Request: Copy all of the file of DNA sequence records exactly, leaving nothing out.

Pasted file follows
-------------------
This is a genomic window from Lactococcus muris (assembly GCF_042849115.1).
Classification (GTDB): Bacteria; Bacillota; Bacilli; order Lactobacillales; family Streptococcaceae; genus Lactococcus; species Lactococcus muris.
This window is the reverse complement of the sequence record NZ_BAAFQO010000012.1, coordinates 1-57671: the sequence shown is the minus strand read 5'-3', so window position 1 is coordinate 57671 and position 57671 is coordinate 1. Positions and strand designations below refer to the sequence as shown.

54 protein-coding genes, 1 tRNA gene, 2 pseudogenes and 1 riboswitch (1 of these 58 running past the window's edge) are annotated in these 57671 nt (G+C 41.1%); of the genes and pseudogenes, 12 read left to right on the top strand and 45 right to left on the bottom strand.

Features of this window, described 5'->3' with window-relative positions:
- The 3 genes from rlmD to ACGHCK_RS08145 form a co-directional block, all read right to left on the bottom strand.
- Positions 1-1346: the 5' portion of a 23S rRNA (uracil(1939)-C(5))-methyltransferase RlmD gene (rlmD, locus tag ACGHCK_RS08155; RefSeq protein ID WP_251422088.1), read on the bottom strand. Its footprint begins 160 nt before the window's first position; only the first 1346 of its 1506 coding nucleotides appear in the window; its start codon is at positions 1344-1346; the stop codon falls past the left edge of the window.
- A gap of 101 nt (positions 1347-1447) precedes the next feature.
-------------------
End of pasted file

This is a genomic window from Lactococcus muris (assembly GCF_042849115.1).
Classification (GTDB): Bacteria; Bacillota; Bacilli; order Lactobacillales; family Streptococcaceae; genus Lactococcus; species Lactococcus muris.
This window is the reverse complement of the sequence record NZ_BAAFQO010000012.1, coordinates 1-57671: the sequence shown is the minus strand read 5'-3', so window position 1 is coordinate 57671 and position 57671 is coordinate 1. Positions and strand designations below refer to the sequence as shown.

54 protein-coding genes, 1 tRNA gene, 2 pseudogenes and 1 riboswitch (1 of these 58 running past the window's edge) are annotated in these 57671 nt (G+C 41.1%); of the genes and pseudogenes, 12 read left to right on the top strand and 45 right to left on the bottom strand.

Features of this window, described 5'->3' with window-relative positions:
- The 3 genes from rlmD to ACGHCK_RS08145 form a co-directional block, all read right to left on the bottom strand.
- Positions 1-1346: the 5' portion of a 23S rRNA (uracil(1939)-C(5))-methyltransferase RlmD gene (rlmD, locus tag ACGHCK_RS08155; RefSeq protein ID WP_251422088.1), read on the bottom strand. Its footprint begins 160 nt before the window's first position; only the first 1346 of its 1506 coding nucleotides appear in the window; its start codon is at positions 1344-1346; the stop codon falls past the left edge of the window.
- A gap of 101 nt (positions 1347-1447) precedes the next feature.